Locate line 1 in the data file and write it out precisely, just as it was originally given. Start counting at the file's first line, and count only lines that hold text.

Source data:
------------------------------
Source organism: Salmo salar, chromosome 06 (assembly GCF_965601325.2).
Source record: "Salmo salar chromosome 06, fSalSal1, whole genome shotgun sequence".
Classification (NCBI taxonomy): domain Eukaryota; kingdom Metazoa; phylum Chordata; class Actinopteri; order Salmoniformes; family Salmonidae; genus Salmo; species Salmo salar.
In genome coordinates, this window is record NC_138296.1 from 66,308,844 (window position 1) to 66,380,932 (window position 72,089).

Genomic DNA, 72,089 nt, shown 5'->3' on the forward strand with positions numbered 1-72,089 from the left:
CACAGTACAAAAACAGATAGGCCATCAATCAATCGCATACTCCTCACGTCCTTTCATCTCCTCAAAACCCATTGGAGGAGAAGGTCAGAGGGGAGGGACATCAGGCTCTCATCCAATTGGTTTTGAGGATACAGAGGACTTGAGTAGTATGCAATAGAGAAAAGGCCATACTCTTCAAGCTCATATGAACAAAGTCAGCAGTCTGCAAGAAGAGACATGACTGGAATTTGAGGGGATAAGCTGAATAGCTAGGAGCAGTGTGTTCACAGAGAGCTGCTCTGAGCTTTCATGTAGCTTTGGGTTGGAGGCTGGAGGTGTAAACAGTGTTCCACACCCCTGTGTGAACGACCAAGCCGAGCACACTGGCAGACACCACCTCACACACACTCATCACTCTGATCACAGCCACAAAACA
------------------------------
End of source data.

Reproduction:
Source organism: Salmo salar, chromosome 06 (assembly GCF_965601325.2).